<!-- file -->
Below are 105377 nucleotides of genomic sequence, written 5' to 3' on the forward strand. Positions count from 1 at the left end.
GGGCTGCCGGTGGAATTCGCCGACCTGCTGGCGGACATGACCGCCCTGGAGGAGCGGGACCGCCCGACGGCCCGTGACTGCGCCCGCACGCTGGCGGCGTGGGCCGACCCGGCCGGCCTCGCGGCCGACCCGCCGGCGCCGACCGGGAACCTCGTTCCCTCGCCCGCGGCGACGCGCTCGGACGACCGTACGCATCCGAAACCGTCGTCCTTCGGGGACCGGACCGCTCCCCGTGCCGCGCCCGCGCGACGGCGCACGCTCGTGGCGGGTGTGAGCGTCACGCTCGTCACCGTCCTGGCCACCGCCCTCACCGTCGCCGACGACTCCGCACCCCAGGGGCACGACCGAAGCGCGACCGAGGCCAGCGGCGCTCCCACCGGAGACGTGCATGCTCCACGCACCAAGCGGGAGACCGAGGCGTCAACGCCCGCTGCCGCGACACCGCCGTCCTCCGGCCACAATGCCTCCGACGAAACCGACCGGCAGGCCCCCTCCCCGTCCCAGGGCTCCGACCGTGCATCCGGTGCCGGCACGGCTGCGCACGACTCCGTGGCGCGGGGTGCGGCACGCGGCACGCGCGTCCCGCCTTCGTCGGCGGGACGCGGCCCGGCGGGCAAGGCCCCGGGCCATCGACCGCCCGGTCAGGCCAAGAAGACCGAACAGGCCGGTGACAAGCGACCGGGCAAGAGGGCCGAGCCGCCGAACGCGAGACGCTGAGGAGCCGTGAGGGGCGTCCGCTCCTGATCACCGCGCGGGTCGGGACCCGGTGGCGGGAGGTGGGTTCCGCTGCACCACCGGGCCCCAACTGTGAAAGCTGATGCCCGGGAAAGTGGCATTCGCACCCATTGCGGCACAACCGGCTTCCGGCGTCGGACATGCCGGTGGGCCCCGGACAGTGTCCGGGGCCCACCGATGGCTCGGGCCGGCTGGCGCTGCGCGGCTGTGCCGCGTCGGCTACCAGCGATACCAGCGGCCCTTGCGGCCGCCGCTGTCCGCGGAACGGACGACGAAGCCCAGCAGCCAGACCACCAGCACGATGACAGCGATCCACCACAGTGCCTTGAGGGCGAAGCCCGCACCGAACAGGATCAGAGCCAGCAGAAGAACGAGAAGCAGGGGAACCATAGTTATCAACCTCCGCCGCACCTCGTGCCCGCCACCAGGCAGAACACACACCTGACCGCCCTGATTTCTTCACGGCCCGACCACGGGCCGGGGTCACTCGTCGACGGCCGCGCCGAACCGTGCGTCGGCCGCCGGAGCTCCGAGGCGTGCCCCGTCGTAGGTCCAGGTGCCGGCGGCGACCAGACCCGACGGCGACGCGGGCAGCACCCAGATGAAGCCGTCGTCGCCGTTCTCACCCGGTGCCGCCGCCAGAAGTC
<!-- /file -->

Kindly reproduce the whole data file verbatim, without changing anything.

Below are 105377 nucleotides of genomic sequence, written 5' to 3' on the forward strand. Positions count from 1 at the left end.
GGGCTGCCGGTGGAATTCGCCGACCTGCTGGCGGACATGACCGCCCTGGAGGAGCGGGACCGCCCGACGGCCCGTGACTGCGCCCGCACGCTGGCGGCGTGGGCCGACCCGGCCGGCCTCGCGGCCGACCCGCCGGCGCCGACCGGGAACCTCGTTCCCTCGCCCGCGGCGACGCGCTCGGACGACCGTACGCATCCGAAACCGTCGTCCTTCGGGGACCGGACCGCTCCCCGTGCCGCGCCCGCGCGACGGCGCACGCTCGTGGCGGGTGTGAGCGTCACGCTCGTCACCGTCCTGGCCACCGCCCTCACCGTCGCCGACGACTCCGCACCCCAGGGGCACGACCGAAGCGCGACCGAGGCCAGCGGCGCTCCCACCGGAGACGTGCATGCTCCACGCACCAAGCGGGAGACCGAGGCGTCAACGCCCGCTGCCGCGACACCGCCGTCCTCCGGCCACAATGCCTCCGACGAAACCGACCGGCAGGCCCCCTCCCCGTCCCAGGGCTCCGACCGTGCATCCGGTGCCGGCACGGCTGCGCACGACTCCGTGGCGCGGGGTGCGGCACGCGGCACGCGCGTCCCGCCTTCGTCGGCGGGACGCGGCCCGGCGGGCAAGGCCCCGGGCCATCGACCGCCCGGTCAGGCCAAGAAGACCGAACAGGCCGGTGACAAGCGACCGGGCAAGAGGGCCGAGCCGCCGAACGCGAGACGCTGAGGAGCCGTGAGGGGCGTCCGCTCCTGATCACCGCGCGGGTCGGGACCCGGTGGCGGGAGGTGGGTTCCGCTGCACCACCGGGCCCCAACTGTGAAAGCTGATGCCCGGGAAAGTGGCATTCGCACCCATTGCGGCACAACCGGCTTCCGGCGTCGGACATGCCGGTGGGCCCCGGACAGTGTCCGGGGCCCACCGATGGCTCGGGCCGGCTGGCGCTGCGCGGCTGTGCCGCGTCGGCTACCAGCGATACCAGCGGCCCTTGCGGCCGCCGCTGTCCGCGGAACGGACGACGAAGCCCAGCAGCCAGACCACCAGCACGATGACAGCGATCCACCACAGTGCCTTGAGGGCGAAGCCCGCACCGAACAGGATCAGAGCCAGCAGAAGAACGAGAAGCAGGGGAACCATAGTTATCAACCTCCGCCGCACCTCGTGCCCGCCACCAGGCAGAACACACACCTGACCGCCCTGATTTCTTCACGGCCCGACCACGGGCCGGGGTCACTCGTCGACGGCCGCGCCGAACCGTGCGTCGGCCGCCGGAGCTCCGAGGCGTGCCCCGTCGTAGGTCCAGGTGCCGGCGGCGACCAGACCCGACGGCGACGCGGGCAGCACCCAGATGAAGCCGTCGTCGCCGTTCTCACCCGGTGCCGCCGCCAGAAGTC